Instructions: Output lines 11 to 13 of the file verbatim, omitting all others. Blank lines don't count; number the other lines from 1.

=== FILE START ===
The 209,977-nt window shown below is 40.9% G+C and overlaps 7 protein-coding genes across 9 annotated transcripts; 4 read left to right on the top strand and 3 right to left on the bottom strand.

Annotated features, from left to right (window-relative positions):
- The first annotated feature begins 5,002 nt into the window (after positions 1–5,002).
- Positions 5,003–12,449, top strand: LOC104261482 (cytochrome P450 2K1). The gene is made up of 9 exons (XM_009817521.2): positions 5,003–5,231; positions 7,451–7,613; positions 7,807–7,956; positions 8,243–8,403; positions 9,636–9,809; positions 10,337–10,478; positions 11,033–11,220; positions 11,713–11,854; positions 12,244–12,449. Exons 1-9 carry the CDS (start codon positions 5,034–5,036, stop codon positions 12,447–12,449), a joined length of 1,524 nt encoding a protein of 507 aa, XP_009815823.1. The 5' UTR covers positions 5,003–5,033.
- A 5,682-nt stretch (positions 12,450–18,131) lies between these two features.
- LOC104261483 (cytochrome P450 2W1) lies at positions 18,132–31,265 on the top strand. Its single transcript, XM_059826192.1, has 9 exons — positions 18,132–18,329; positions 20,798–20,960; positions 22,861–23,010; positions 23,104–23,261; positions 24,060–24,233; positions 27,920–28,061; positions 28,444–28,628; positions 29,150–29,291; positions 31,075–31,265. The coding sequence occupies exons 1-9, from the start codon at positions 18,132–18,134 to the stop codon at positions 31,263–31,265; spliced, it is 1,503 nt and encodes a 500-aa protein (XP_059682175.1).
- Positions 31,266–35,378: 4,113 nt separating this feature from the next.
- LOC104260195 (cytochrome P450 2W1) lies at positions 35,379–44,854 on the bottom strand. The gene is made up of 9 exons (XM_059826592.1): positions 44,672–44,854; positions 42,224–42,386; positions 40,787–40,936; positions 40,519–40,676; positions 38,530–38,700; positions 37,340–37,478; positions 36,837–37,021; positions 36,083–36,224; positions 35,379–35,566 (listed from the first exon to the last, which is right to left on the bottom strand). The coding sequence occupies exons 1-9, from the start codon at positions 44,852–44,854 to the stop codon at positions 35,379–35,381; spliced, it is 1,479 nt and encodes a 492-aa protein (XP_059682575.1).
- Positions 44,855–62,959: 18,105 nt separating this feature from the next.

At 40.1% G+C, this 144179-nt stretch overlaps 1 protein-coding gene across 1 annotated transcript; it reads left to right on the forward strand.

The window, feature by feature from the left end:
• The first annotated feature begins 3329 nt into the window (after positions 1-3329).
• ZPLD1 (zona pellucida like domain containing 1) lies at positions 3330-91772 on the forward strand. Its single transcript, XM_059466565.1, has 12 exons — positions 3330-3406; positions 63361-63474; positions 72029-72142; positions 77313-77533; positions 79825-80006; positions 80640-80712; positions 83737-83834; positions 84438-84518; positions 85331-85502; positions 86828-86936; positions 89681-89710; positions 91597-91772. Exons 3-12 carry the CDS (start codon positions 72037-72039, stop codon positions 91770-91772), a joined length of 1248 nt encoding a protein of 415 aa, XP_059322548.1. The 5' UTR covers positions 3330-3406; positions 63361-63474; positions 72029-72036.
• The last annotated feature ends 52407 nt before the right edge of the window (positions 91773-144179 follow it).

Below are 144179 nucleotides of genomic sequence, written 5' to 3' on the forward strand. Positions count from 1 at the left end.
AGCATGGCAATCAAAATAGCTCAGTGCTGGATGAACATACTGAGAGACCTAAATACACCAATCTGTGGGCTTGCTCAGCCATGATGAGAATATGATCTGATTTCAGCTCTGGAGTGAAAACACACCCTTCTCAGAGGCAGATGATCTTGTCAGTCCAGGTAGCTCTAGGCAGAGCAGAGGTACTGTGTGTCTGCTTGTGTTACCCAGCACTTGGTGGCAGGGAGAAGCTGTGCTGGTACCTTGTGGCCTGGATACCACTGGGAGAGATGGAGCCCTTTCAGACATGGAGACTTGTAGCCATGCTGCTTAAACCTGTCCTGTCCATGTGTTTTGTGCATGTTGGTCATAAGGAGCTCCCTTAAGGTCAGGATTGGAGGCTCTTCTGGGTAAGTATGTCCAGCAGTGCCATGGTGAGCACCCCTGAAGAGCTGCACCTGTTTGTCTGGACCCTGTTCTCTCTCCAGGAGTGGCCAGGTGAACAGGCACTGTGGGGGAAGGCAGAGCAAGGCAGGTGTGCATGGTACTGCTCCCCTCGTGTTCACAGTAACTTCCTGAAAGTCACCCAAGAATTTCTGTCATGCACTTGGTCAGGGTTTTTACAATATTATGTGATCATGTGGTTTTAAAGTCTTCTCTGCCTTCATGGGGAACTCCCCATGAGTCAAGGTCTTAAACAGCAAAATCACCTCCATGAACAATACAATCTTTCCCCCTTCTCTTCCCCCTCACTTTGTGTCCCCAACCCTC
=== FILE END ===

The window, feature by feature from the left end:
• The first annotated feature begins 3329 nt into the window (after positions 1-3329).
• ZPLD1 (zona pellucida like domain containing 1) lies at positions 3330-91772 on the forward strand. Its single transcript, XM_059466565.1, has 12 exons — positions 3330-3406; positions 63361-63474; positions 72029-72142; positions 77313-77533; positions 79825-80006; positions 80640-80712; positions 83737-83834; positions 84438-84518; positions 85331-85502; positions 86828-86936; positions 89681-89710; positions 91597-91772. Exons 3-12 carry the CDS (start codon positions 72037-72039, stop codon positions 91770-91772), a joined length of 1248 nt encoding a protein of 415 aa, XP_059322548.1. The 5' UTR covers positions 3330-3406; positions 63361-63474; positions 72029-72036.